The recent finding that California tenure laws violate students’ constitutional rights to an education and should be struck down has sparked a debate that never should have been dormant. U.S. Secretary of Education Arne Duncan said the decision ensures, “all students, regardless of zip code, family income or skin color will receive a quality education — starting with an effective teacher.” This statement was based on the interpretation that under-performing teachers are shuttled to minority and low-income schools. Secretary Duncan also supports job security for good teachers and believes that the focus during staffing should be on performance, not seniority.
Eliminating tenure is an important step along the road, but that road is going to be very bumpy unless acceptable alternatives are put forth. As a retired principal in Canada, where we don’t have tenure in our public schools but do have rigorous teacher evaluation processes in place, I offer these suggestions:
- Work with teacher unions to develop processes that ensure quality teachers in every classroom.
- Develop a broad definition of effective teaching as well as specific performance criteria. Engage unions in the development of these criteria. Encourage union support for peer and self-evaluation as part of the overall evaluation process.
- Develop an evaluation system that identifies under-performing teachers, provides them support to change and requires them to leave their position if growth targets have not been met after a specified time.
- Develop a growth-oriented evaluation system that requires all teachers to set goals and monitor progress in consultation with the principal. Empower teachers to be the best they can be.
- Empower and require principals to evaluate their staff against relevant performance indicators and goals.
- Honor the fact that the principal’s most important job is developing the best possible teaching staff. Significant time must be allocated to do so.
- Fund schools on a differentiated basis. Ensure that schools serving at-risk students and communities receive optimal funding. Create schools in these communities that attract the best teachers. Although the personal rewards for teachers changing lives in these schools are great, there should be additional concrete rewards. These might be monetary or related to infrastructure. Teachers would be attracted to these schools if they were funded to allow a lower teacher-student ratio; had more special-education support; had a community health model which included social workers, psychologists and health care professionals; involved police officers in a positive, supportive manner, etc.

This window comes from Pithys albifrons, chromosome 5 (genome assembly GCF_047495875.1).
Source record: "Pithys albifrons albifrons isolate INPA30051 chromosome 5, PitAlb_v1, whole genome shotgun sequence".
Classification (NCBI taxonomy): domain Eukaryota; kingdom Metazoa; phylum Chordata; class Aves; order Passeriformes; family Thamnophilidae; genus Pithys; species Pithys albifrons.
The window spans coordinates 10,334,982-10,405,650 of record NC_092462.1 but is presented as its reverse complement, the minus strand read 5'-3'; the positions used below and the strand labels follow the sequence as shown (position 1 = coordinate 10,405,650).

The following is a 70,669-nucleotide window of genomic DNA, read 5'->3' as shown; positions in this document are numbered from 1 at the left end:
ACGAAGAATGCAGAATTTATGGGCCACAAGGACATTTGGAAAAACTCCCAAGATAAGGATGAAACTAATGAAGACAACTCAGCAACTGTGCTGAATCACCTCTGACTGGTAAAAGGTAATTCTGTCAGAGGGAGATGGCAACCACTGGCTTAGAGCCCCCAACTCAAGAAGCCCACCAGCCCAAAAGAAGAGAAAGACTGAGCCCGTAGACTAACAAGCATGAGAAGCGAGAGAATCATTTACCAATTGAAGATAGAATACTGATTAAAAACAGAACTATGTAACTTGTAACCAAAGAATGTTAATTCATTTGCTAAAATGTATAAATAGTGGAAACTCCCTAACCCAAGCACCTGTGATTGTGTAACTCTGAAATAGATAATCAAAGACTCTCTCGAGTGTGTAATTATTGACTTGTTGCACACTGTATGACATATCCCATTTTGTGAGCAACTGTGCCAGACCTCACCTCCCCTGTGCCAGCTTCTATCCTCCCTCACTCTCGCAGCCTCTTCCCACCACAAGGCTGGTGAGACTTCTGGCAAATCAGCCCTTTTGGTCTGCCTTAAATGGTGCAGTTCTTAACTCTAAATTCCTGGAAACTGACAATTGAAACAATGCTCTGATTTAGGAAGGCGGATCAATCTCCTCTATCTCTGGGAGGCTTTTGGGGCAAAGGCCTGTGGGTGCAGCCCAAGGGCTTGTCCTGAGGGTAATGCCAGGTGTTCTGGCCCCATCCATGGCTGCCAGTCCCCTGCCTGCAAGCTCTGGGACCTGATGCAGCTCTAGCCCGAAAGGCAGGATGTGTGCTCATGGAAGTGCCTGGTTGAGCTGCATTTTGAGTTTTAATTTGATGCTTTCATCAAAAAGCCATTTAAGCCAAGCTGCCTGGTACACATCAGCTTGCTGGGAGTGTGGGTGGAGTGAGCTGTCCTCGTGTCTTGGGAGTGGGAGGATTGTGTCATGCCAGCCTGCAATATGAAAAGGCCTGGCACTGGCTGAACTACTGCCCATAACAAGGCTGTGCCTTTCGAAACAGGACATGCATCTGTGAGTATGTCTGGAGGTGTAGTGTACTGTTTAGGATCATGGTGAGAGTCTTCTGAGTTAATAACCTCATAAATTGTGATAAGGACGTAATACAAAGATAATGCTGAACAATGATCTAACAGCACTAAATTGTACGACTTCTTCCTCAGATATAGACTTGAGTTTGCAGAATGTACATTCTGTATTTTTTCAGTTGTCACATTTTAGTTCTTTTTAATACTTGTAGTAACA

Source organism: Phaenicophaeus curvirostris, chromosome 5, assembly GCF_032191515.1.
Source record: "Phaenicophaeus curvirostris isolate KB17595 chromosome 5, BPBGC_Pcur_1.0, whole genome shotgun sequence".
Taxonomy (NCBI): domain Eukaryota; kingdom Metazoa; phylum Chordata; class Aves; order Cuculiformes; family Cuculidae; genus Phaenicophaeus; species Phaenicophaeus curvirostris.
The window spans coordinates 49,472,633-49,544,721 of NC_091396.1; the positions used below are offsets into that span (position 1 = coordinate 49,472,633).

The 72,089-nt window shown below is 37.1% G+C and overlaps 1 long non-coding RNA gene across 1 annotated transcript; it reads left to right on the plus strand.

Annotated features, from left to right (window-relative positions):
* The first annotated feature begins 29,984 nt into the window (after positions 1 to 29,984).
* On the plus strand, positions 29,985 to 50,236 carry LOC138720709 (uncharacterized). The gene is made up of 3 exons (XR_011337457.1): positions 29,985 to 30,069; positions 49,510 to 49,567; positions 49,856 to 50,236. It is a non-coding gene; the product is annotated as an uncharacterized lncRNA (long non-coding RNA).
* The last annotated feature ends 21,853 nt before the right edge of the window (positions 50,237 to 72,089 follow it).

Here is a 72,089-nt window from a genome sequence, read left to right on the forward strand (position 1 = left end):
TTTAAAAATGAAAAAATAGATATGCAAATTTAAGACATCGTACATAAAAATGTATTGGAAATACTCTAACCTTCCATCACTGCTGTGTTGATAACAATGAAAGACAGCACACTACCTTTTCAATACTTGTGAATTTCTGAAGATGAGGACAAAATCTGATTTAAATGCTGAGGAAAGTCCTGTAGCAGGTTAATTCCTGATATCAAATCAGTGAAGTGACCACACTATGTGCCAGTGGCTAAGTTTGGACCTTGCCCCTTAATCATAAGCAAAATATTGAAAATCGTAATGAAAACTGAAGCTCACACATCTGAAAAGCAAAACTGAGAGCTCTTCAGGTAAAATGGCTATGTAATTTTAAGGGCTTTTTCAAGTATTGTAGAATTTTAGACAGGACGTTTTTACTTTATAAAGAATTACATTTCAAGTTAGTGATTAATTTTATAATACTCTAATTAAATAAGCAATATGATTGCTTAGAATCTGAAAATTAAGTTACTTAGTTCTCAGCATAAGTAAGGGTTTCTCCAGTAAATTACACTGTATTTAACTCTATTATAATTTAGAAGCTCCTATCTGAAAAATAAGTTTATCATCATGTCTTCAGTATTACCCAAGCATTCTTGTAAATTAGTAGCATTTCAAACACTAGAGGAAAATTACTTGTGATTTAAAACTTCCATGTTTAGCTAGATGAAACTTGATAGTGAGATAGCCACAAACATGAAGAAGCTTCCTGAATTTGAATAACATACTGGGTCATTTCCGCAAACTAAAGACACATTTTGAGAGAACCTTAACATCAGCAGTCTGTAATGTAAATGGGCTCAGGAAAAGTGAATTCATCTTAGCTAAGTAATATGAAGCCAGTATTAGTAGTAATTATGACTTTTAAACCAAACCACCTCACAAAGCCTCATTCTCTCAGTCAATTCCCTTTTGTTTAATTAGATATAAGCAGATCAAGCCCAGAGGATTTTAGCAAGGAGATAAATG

- Consider working with organizations that are leaders in quality. It’s one thing to say we want quality teachers in every classroom and another to understand not only what that means but also the importance of having those teachers in quality classrooms, quality schools and quality school districts. Performance indicators for all levels of our education system have been defined by The Baldridge Performance Excellence Program in the U.S. and by Excellence Canada. As a principal, I led my inner-city school to receive the Canada Order of Excellence Award. The process took several years and provided a much-needed blueprint for change.
- Understand that quality education is the result of an alignment of quality processes, programs and, most importantly, people. Tenure, as it exists today, does not play a role in any of these three components.
- Shift accountability processes from a focus on quality control to a focus on quality assurance. Current processes tend to be summative rather than formative. Quality should be built into teacher and student evaluation processes. The focus should be on continuous improvement.
Carol Hunter is an award-winning, retired elementary-school principal and author of “Real Leadership Real Change.” She is president of Impact Leadership, a consulting company focused on bringing real change to public education.